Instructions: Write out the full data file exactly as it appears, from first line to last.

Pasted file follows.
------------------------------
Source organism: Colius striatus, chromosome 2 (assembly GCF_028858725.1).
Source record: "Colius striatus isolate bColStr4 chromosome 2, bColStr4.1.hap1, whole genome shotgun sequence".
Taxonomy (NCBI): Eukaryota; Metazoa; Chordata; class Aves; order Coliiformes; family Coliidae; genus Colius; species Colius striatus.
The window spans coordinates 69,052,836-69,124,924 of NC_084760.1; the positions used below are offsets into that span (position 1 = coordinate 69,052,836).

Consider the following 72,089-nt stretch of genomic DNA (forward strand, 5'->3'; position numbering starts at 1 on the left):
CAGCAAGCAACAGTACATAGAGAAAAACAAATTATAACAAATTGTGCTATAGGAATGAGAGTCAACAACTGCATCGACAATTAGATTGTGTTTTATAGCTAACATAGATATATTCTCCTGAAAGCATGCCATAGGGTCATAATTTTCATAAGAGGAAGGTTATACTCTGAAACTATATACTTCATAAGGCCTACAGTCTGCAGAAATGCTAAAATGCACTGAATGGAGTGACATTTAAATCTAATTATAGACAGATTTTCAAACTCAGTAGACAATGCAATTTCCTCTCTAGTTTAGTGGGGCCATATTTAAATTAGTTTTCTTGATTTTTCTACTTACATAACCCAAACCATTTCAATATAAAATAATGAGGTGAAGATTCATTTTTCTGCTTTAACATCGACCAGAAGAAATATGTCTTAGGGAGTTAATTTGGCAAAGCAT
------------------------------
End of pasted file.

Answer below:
Source organism: Colius striatus, chromosome 2 (assembly GCF_028858725.1).
Source record: "Colius striatus isolate bColStr4 chromosome 2, bColStr4.1.hap1, whole genome shotgun sequence".
Taxonomy (NCBI): Eukaryota; Metazoa; Chordata; class Aves; order Coliiformes; family Coliidae; genus Colius; species Colius striatus.
The window spans coordinates 69,052,836-69,124,924 of NC_084760.1; the positions used below are offsets into that span (position 1 = coordinate 69,052,836).

Consider the following 72,089-nt stretch of genomic DNA (forward strand, 5'->3'; position numbering starts at 1 on the left):
CAGCAAGCAACAGTACATAGAGAAAAACAAATTATAACAAATTGTGCTATAGGAATGAGAGTCAACAACTGCATCGACAATTAGATTGTGTTTTATAGCTAACATAGATATATTCTCCTGAAAGCATGCCATAGGGTCATAATTTTCATAAGAGGAAGGTTATACTCTGAAACTATATACTTCATAAGGCCTACAGTCTGCAGAAATGCTAAAATGCACTGAATGGAGTGACATTTAAATCTAATTATAGACAGATTTTCAAACTCAGTAGACAATGCAATTTCCTCTCTAGTTTAGTGGGGCCATATTTAAATTAGTTTTCTTGATTTTTCTACTTACATAACCCAAACCATTTCAATATAAAATAATGAGGTGAAGATTCATTTTTCTGCTTTAACATCGACCAGAAGAAATATGTCTTAGGGAGTTAATTTGGCAAAGCAT